The Boston Black COVID-19 Coalition is expressing outrage about a large, two-day party held last weekend in the city's Dorchester neighborhood, saying Gov. Charlie Baker, Mayor Marty Walsh and other politicians have said and done nothing about what could wind up being the state's next "super spreader" event.
The group, consisting of leaders in the Black community, held a press conference Thursday to discuss the party held on Aug. 28 and Aug. 29, which they said was attended by several thousand people. They demanded action including testing and tracing of those who attended and steps to prevent a repeat over Labor Day weekend.
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The coalition said party revelers set up DJ tables and flatbed trucks on Talbot Avenue and drank alcohol, danced and smoked marijuana openly in the streets.
“I saw a gathering near Franklin Park Friday night of several hundred persons and was especially concerned that there seemed no concern by [Boston police] to break up the event,” long time resident and coalition member Louis Elisa said in a statement. "I thought there was a 50 person limit that was supposed to be enforced."
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Former state Sen. Dianne Wilkerson, another member of the coalition, said elected officials and police had been alerted days before that the event was happening, but did nothing.
"By Saturday night, live videos on social media clearly showed thousands of people partying," Wilkerson said. "Though many had masks around their necks, shockingly few were wearing the masks. I waited all day Sunday for the news reports and then a press conference by Gov. Baker, Mayor Walsh, and other elected officials on Monday. It never happened! Now that we hear that there’s another party being planned for the weekend, we’re sounding the alarm.”
Wilkerson said organizers of the Carribean Carnival -- which was supposed to be held over the weekend but had been canceled due to the pandemic -- reached out to police and the city to warn them that a party, not affiliated with the carnival, was being planned.
During a video conference call with the media Thursday, Wilkerson added the coalition was not asking for police to be "sicced on the community."
"The reality is that event got large last week, there's no way, without major, major harm, potential for physical harm and danger, they were going to break it up. But they should never have let it happen in the first place. Ever hear of barricades?"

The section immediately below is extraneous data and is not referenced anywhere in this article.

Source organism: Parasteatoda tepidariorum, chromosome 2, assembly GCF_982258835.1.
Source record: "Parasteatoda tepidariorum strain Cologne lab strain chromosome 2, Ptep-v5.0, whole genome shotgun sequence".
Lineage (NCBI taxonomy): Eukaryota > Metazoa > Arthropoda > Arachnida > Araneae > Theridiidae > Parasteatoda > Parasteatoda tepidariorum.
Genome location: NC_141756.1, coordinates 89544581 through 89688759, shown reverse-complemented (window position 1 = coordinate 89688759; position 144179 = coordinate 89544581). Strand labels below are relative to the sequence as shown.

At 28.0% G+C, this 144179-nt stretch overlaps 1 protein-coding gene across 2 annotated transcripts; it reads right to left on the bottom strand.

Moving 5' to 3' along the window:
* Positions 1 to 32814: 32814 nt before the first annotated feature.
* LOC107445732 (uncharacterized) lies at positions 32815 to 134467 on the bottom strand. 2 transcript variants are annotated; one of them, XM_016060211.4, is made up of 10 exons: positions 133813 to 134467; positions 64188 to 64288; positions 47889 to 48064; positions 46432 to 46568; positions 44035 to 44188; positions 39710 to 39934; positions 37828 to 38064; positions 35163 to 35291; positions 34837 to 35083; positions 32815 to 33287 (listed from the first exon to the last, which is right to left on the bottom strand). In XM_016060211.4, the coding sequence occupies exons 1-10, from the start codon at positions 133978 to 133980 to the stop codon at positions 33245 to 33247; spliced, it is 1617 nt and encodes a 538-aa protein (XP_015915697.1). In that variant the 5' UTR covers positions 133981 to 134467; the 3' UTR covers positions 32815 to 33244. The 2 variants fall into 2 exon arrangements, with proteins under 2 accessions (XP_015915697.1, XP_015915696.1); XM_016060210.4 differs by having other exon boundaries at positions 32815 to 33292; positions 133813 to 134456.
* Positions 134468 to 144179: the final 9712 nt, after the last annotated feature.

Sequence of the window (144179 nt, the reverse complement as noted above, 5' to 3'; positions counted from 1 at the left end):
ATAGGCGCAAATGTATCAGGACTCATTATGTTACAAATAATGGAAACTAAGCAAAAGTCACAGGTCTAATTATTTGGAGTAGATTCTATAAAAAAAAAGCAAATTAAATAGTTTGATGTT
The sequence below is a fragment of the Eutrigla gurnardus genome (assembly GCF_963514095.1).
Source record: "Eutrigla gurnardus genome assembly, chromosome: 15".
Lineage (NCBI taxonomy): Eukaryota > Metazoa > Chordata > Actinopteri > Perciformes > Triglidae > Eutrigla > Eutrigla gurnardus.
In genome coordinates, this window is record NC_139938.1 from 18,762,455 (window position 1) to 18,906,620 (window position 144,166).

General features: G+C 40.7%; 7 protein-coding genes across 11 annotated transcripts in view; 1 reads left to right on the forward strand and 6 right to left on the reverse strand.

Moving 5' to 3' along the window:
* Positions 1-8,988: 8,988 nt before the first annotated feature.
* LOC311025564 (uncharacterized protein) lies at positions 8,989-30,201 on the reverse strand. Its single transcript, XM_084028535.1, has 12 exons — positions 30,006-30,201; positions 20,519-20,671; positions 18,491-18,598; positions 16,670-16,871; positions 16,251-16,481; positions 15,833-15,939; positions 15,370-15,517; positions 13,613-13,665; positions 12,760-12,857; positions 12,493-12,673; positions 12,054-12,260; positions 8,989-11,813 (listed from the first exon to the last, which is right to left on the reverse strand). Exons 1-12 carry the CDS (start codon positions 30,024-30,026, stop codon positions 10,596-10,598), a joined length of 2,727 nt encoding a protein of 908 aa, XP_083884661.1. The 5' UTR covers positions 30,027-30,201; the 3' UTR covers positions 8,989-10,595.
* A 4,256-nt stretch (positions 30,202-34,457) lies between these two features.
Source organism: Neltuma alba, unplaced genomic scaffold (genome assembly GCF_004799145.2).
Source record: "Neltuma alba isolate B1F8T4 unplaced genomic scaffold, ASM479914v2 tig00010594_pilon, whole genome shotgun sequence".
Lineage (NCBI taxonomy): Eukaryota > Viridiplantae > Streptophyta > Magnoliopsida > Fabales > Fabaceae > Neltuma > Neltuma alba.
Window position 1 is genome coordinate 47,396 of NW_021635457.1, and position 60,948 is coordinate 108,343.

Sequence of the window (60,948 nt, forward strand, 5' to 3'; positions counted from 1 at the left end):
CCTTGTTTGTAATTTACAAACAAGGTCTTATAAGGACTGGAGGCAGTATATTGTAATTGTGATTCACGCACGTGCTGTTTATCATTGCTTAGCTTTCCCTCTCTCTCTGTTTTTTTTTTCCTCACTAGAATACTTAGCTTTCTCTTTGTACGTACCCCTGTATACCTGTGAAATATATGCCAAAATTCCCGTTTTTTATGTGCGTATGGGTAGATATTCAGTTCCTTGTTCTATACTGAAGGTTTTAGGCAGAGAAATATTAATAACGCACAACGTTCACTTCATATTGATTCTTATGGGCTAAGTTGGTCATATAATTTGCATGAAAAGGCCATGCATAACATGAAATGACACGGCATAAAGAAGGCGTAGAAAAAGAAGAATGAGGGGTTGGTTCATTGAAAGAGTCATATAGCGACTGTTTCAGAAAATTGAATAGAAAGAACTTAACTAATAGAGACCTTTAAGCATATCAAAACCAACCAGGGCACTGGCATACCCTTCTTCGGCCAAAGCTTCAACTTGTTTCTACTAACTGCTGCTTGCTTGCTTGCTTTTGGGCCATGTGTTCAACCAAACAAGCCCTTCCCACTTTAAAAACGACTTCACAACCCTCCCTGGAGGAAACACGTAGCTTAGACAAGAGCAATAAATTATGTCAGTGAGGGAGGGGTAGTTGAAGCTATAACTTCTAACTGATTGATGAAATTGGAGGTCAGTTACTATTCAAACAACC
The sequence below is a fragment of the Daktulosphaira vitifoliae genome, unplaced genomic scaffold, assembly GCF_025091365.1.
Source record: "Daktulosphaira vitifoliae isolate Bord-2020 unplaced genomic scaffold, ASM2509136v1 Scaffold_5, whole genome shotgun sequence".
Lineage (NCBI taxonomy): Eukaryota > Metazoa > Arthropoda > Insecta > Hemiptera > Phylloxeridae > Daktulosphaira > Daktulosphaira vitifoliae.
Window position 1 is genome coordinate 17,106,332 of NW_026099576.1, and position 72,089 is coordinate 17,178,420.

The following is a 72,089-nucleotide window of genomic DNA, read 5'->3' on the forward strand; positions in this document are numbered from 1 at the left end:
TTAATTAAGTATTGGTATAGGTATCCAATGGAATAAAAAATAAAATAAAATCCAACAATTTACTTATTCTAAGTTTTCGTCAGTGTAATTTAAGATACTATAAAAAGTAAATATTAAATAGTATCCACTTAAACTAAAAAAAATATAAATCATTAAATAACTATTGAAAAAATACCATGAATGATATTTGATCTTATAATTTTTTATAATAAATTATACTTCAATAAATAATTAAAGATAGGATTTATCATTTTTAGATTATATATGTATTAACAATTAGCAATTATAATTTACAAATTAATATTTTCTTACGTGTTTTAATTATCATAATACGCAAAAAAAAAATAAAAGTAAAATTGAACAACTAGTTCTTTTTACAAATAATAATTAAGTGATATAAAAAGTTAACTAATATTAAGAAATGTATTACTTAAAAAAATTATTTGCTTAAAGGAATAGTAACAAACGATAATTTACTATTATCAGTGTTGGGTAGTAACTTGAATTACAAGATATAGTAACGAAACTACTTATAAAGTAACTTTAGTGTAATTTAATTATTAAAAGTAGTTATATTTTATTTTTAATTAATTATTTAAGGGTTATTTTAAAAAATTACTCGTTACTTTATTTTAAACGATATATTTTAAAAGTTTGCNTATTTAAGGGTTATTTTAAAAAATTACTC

At-large City Councilor Julia Mejia said during the conference call that she was not aware of the size of the party and was "disheartened" by the lack of response by authorities. She added that social gatherings were taking place on Talbot Avenue and American Legion Parkway "every weekend."
Baker said during a coronavirus-focused press conference Thursday that it was his understanding that state and local police broke the event up.
“But they did it by going to the event, engaging with the people who were there and basically working to come up with an answer that would translate into people leaving peacefully, and it took a while," he said. "Maybe it took too long and maybe people are unhappy about that.”
Wilkerson said police present at the event were spit on and "getting harassed."
She said she saw Massachusetts State Police "sitting right in front of Franklin Park" and they didn't move until they had to respond to a shooting incident on Blue Hill Avenue.
Baker "has no idea" about what happened, she said. "He's not said a word about it until today, because we held a press conference."
Walsh's office did not immediately response to a request for comment.
Members of the group said the lack of response was in stark contrast to events held in communities like Chatham and Cohasset that drew sharp rebukes from Baker and wondered if that is because many of those attending the Dorchester party were Black or Latino.
"Thousands of residents in the City of Boston are at serious risk and nothing has been done to address this," coalition member Jacqui Lindsay said. "We must insist on action!"